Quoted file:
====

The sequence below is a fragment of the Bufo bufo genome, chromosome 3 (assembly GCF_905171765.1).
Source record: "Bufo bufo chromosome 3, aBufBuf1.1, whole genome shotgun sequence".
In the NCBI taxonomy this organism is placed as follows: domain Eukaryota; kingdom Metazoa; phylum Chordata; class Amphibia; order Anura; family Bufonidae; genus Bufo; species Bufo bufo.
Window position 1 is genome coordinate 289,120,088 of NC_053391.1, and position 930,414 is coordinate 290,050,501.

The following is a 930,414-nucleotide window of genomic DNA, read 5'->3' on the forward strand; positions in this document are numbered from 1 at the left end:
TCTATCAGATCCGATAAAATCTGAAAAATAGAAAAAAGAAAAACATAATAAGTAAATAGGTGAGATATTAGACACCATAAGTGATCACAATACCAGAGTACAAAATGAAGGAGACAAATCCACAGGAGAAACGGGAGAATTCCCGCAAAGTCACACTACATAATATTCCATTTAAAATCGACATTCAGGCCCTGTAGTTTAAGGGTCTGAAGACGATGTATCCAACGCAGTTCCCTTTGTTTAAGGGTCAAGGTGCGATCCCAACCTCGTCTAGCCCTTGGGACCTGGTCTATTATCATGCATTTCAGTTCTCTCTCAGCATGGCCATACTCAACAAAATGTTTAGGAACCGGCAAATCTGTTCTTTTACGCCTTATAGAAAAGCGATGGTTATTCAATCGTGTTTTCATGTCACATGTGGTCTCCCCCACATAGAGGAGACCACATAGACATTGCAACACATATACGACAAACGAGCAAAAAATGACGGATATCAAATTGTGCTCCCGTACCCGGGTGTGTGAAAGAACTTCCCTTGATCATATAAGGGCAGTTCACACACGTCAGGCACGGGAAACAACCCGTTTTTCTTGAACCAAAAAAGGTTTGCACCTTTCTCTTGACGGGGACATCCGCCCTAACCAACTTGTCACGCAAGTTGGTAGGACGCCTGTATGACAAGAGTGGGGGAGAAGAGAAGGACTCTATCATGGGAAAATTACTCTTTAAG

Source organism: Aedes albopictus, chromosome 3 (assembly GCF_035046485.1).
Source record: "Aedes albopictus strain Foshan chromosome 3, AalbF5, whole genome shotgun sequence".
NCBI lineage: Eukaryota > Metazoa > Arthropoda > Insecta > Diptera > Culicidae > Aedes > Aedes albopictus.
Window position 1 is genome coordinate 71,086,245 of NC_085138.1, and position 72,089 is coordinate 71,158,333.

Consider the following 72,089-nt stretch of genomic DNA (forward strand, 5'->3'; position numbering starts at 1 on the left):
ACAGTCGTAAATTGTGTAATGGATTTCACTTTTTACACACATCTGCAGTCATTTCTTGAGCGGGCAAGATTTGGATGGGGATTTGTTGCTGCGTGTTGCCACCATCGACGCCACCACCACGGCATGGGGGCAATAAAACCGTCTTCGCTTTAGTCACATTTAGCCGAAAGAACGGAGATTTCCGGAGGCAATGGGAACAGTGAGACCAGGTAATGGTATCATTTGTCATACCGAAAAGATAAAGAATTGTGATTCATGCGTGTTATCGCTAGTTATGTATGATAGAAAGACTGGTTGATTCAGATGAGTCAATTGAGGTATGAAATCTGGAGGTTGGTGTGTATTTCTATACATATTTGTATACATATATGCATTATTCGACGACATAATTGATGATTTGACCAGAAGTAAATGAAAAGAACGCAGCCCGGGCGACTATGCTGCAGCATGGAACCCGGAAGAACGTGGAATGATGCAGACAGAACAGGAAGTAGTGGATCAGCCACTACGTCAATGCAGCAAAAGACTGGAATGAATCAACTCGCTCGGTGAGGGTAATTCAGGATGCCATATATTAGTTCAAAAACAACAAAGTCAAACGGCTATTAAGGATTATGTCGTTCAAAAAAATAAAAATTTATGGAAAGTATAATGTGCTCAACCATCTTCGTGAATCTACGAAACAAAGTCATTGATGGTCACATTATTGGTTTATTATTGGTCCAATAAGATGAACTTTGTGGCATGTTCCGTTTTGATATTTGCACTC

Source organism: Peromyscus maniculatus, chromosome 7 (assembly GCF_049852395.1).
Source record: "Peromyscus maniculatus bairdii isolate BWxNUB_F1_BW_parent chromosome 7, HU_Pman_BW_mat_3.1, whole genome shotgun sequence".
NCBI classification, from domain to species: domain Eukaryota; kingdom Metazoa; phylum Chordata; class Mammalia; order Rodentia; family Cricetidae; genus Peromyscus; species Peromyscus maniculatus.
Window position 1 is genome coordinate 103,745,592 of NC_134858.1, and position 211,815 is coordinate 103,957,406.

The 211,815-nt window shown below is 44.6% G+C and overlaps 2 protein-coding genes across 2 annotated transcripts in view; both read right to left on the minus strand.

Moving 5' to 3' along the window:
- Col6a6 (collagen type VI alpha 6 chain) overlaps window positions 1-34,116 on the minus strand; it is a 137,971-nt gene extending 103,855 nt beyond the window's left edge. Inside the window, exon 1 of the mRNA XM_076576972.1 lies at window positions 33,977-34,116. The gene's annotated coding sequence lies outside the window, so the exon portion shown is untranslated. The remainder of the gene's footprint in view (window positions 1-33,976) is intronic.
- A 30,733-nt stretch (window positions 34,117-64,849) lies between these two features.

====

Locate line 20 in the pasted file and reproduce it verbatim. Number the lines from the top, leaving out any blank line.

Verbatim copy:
- A 30,733-nt stretch (window positions 34,117-64,849) lies between these two features.